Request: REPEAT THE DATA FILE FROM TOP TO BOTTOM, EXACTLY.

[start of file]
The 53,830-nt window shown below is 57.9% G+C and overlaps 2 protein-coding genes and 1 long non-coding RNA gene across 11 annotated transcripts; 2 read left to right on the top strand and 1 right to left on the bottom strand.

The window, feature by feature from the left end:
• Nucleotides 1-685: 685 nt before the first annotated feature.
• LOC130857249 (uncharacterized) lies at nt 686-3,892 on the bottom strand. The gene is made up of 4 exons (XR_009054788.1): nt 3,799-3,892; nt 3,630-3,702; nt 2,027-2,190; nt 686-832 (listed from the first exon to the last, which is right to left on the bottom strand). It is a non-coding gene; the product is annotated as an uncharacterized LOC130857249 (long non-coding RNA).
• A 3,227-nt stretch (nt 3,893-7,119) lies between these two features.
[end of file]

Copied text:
The 53,830-nt window shown below is 57.9% G+C and overlaps 2 protein-coding genes and 1 long non-coding RNA gene across 11 annotated transcripts; 2 read left to right on the top strand and 1 right to left on the bottom strand.

The window, feature by feature from the left end:
• Nucleotides 1-685: 685 nt before the first annotated feature.
• LOC130857249 (uncharacterized) lies at nt 686-3,892 on the bottom strand. The gene is made up of 4 exons (XR_009054788.1): nt 3,799-3,892; nt 3,630-3,702; nt 2,027-2,190; nt 686-832 (listed from the first exon to the last, which is right to left on the bottom strand). It is a non-coding gene; the product is annotated as an uncharacterized LOC130857249 (long non-coding RNA).
• A 3,227-nt stretch (nt 3,893-7,119) lies between these two features.